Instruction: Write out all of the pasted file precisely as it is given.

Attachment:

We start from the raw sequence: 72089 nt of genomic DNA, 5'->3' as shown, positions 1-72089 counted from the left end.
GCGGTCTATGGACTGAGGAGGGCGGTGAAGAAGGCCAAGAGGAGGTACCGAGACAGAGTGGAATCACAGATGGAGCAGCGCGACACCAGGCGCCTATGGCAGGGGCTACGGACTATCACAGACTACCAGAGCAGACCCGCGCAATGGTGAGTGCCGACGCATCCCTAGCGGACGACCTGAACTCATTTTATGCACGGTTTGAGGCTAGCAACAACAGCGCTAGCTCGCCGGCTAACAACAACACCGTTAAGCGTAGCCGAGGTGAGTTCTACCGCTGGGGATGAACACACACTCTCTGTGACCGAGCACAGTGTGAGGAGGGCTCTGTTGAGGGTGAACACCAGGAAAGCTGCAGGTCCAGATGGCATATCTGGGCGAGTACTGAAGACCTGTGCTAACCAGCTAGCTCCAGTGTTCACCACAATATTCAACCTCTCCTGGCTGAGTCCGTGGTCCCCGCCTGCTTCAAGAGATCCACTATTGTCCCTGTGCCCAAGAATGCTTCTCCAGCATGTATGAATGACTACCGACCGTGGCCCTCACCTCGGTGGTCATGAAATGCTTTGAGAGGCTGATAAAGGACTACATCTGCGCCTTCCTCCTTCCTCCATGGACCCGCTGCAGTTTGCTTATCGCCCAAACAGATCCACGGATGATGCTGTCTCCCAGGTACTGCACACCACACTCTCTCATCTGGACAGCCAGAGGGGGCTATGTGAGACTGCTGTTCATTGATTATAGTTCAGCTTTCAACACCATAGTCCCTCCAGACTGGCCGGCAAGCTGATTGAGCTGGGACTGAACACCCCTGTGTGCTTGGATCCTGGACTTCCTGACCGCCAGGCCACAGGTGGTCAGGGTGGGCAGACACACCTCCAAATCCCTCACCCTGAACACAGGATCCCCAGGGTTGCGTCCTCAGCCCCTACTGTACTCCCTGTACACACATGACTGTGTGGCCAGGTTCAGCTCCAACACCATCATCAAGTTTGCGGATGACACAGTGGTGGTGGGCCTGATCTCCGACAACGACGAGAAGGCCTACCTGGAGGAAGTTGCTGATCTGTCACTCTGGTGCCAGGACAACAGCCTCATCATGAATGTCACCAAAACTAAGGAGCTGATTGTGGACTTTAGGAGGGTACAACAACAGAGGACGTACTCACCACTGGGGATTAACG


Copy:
We start from the raw sequence: 72089 nt of genomic DNA, 5'->3' as shown, positions 1-72089 counted from the left end.
GCGGTCTATGGACTGAGGAGGGCGGTGAAGAAGGCCAAGAGGAGGTACCGAGACAGAGTGGAATCACAGATGGAGCAGCGCGACACCAGGCGCCTATGGCAGGGGCTACGGACTATCACAGACTACCAGAGCAGACCCGCGCAATGGTGAGTGCCGACGCATCCCTAGCGGACGACCTGAACTCATTTTATGCACGGTTTGAGGCTAGCAACAACAGCGCTAGCTCGCCGGCTAACAACAACACCGTTAAGCGTAGCCGAGGTGAGTTCTACCGCTGGGGATGAACACACACTCTCTGTGACCGAGCACAGTGTGAGGAGGGCTCTGTTGAGGGTGAACACCAGGAAAGCTGCAGGTCCAGATGGCATATCTGGGCGAGTACTGAAGACCTGTGCTAACCAGCTAGCTCCAGTGTTCACCACAATATTCAACCTCTCCTGGCTGAGTCCGTGGTCCCCGCCTGCTTCAAGAGATCCACTATTGTCCCTGTGCCCAAGAATGCTTCTCCAGCATGTATGAATGACTACCGACCGTGGCCCTCACCTCGGTGGTCATGAAATGCTTTGAGAGGCTGATAAAGGACTACATCTGCGCCTTCCTCCTTCCTCCATGGACCCGCTGCAGTTTGCTTATCGCCCAAACAGATCCACGGATGATGCTGTCTCCCAGGTACTGCACACCACACTCTCTCATCTGGACAGCCAGAGGGGGCTATGTGAGACTGCTGTTCATTGATTATAGTTCAGCTTTCAACACCATAGTCCCTCCAGACTGGCCGGCAAGCTGATTGAGCTGGGACTGAACACCCCTGTGTGCTTGGATCCTGGACTTCCTGACCGCCAGGCCACAGGTGGTCAGGGTGGGCAGACACACCTCCAAATCCCTCACCCTGAACACAGGATCCCCAGGGTTGCGTCCTCAGCCCCTACTGTACTCCCTGTACACACATGACTGTGTGGCCAGGTTCAGCTCCAACACCATCATCAAGTTTGCGGATGACACAGTGGTGGTGGGCCTGATCTCCGACAACGACGAGAAGGCCTACCTGGAGGAAGTTGCTGATCTGTCACTCTGGTGCCAGGACAACAGCCTCATCATGAATGTCACCAAAACTAAGGAGCTGATTGTGGACTTTAGGAGGGTACAACAACAGAGGACGTACTCACCACTGGGGATTAACG